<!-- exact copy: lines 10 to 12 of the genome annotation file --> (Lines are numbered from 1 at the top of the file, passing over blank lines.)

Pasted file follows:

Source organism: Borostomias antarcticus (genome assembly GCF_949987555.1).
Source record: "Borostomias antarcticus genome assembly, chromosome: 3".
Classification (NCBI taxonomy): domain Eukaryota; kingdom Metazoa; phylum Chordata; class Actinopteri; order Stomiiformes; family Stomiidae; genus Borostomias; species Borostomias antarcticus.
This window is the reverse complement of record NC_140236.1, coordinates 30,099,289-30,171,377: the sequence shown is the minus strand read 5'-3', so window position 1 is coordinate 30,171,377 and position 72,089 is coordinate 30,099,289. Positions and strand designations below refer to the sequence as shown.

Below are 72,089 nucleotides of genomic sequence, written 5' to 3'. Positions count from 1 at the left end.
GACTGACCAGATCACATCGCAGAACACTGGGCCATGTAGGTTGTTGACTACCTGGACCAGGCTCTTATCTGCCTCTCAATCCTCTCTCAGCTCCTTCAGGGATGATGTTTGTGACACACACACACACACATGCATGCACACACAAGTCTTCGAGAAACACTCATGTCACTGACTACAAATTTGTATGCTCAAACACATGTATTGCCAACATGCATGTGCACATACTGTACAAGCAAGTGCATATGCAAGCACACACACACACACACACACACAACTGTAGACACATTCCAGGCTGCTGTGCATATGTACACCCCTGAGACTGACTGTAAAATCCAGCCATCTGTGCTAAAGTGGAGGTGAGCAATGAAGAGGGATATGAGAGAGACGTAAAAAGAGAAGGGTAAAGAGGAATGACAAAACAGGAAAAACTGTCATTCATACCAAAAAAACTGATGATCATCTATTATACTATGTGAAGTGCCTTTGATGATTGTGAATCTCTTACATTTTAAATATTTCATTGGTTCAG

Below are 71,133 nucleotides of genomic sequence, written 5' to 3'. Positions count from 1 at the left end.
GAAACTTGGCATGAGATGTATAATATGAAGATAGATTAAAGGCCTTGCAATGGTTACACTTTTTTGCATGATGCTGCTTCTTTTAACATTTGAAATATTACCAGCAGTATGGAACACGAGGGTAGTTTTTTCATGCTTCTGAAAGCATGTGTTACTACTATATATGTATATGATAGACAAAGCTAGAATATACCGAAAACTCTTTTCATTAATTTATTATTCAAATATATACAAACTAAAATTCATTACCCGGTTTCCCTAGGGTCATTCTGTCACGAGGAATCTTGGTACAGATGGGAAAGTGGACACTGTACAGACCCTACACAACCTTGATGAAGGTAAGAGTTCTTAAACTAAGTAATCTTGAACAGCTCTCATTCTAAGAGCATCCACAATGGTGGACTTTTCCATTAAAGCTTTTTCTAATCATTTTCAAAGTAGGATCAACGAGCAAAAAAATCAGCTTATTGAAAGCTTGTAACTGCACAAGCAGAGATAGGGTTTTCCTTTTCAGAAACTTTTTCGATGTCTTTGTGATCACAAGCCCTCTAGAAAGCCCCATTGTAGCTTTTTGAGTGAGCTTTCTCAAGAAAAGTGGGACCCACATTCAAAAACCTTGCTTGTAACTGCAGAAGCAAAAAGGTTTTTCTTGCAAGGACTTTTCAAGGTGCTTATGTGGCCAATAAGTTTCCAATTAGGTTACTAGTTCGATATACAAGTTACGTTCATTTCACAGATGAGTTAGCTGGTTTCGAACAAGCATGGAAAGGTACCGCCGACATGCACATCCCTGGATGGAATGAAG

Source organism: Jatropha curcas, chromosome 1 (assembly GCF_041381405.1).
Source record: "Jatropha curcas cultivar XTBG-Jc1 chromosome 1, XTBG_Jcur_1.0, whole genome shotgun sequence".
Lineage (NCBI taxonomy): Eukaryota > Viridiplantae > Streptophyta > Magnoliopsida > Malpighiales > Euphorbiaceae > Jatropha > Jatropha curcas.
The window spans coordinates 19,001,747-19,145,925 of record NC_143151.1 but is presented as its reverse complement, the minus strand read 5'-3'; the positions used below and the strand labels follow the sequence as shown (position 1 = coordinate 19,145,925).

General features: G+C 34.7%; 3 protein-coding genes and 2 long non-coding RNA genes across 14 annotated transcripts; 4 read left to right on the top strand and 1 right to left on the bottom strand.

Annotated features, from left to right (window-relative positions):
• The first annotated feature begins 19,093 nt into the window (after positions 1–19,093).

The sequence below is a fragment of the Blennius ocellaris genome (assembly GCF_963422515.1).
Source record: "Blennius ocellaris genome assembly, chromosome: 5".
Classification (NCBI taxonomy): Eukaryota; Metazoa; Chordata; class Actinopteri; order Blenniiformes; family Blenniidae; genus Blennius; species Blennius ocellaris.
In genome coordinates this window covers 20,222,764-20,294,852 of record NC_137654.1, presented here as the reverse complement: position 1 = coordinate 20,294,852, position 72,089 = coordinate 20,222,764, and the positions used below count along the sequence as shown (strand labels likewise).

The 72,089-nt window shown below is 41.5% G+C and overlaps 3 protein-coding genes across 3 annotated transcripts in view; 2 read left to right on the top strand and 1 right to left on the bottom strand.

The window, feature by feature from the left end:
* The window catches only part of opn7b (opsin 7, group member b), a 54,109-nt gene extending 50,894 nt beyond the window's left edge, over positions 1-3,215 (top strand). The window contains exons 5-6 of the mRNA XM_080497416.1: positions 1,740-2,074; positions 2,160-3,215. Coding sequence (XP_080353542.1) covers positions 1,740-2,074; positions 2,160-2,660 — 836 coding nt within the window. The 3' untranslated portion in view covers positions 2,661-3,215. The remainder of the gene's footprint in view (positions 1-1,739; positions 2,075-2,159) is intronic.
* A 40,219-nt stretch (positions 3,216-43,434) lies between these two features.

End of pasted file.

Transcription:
Source record: "Jatropha curcas cultivar XTBG-Jc1 chromosome 1, XTBG_Jcur_1.0, whole genome shotgun sequence".
Lineage (NCBI taxonomy): Eukaryota > Viridiplantae > Streptophyta > Magnoliopsida > Malpighiales > Euphorbiaceae > Jatropha > Jatropha curcas.
The window spans coordinates 19,001,747-19,145,925 of record NC_143151.1 but is presented as its reverse complement, the minus strand read 5'-3'; the positions used below and the strand labels follow the sequence as shown (position 1 = coordinate 19,145,925).